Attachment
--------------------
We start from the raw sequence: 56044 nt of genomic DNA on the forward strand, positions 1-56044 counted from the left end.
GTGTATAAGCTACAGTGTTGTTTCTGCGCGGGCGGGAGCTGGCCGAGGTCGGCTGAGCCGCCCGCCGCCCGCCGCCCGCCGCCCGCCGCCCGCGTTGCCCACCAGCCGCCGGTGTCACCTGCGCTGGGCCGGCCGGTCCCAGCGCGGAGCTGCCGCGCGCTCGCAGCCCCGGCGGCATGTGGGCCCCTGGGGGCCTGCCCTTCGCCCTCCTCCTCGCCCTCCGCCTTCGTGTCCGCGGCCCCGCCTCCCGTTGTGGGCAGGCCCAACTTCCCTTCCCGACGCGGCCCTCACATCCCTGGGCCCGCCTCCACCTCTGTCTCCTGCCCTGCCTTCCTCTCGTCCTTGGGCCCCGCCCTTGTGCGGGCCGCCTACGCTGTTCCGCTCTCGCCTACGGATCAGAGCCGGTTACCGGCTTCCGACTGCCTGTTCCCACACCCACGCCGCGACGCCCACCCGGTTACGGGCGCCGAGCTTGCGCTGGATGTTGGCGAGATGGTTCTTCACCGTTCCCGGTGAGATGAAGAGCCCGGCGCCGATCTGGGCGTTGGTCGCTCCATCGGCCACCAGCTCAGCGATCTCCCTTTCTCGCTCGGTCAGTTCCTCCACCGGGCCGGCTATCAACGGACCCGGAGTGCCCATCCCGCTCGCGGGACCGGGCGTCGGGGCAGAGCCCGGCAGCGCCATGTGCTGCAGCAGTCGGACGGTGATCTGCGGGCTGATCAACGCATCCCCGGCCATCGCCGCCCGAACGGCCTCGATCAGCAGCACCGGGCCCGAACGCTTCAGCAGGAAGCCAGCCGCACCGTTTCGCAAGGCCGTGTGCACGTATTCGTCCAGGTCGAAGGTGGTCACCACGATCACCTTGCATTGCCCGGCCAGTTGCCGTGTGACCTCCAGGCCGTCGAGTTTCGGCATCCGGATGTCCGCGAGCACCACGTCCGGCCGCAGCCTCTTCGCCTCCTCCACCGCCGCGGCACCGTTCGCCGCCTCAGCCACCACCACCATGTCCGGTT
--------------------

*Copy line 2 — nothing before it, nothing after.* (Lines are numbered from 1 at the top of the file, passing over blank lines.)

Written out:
GTGTATAAGCTACAGTGTTGTTTCTGCGCGGGCGGGAGCTGGCCGAGGTCGGCTGAGCCGCCCGCCGCCCGCCGCCCGCCGCCCGCCGCCCGCGTTGCCCACCAGCCGCCGGTGTCACCTGCGCTGGGCCGGCCGGTCCCAGCGCGGAGCTGCCGCGCGCTCGCAGCCCCGGCGGCATGTGGGCCCCTGGGGGCCTGCCCTTCGCCCTCCTCCTCGCCCTCCGCCTTCGTGTCCGCGGCCCCGCCTCCCGTTGTGGGCAGGCCCAACTTCCCTTCCCGACGCGGCCCTCACATCCCTGGGCCCGCCTCCACCTCTGTCTCCTGCCCTGCCTTCCTCTCGTCCTTGGGCCCCGCCCTTGTGCGGGCCGCCTACGCTGTTCCGCTCTCGCCTACGGATCAGAGCCGGTTACCGGCTTCCGACTGCCTGTTCCCACACCCACGCCGCGACGCCCACCCGGTTACGGGCGCCGAGCTTGCGCTGGATGTTGGCGAGATGGTTCTTCACCGTTCCCGGTGAGATGAAGAGCCCGGCGCCGATCTGGGCGTTGGTCGCTCCATCGGCCACCAGCTCAGCGATCTCCCTTTCTCGCTCGGTCAGTTCCTCCACCGGGCCGGCTATCAACGGACCCGGAGTGCCCATCCCGCTCGCGGGACCGGGCGTCGGGGCAGAGCCCGGCAGCGCCATGTGCTGCAGCAGTCGGACGGTGATCTGCGGGCTGATCAACGCATCCCCGGCCATCGCCGCCCGAACGGCCTCGATCAGCAGCACCGGGCCCGAACGCTTCAGCAGGAAGCCAGCCGCACCGTTTCGCAAGGCCGTGTGCACGTATTCGTCCAGGTCGAAGGTGGTCACCACGATCACCTTGCATTGCCCGGCCAGTTGCCGTGTGACCTCCAGGCCGTCGAGTTTCGGCATCCGGATGTCCGCGAGCACCACGTCCGGCCGCAGCCTCTTCGCCTCCTCCACCGCCGCGGCACCGTTCGCCGCCTCAGCCACCACCACCATGTCCGGTT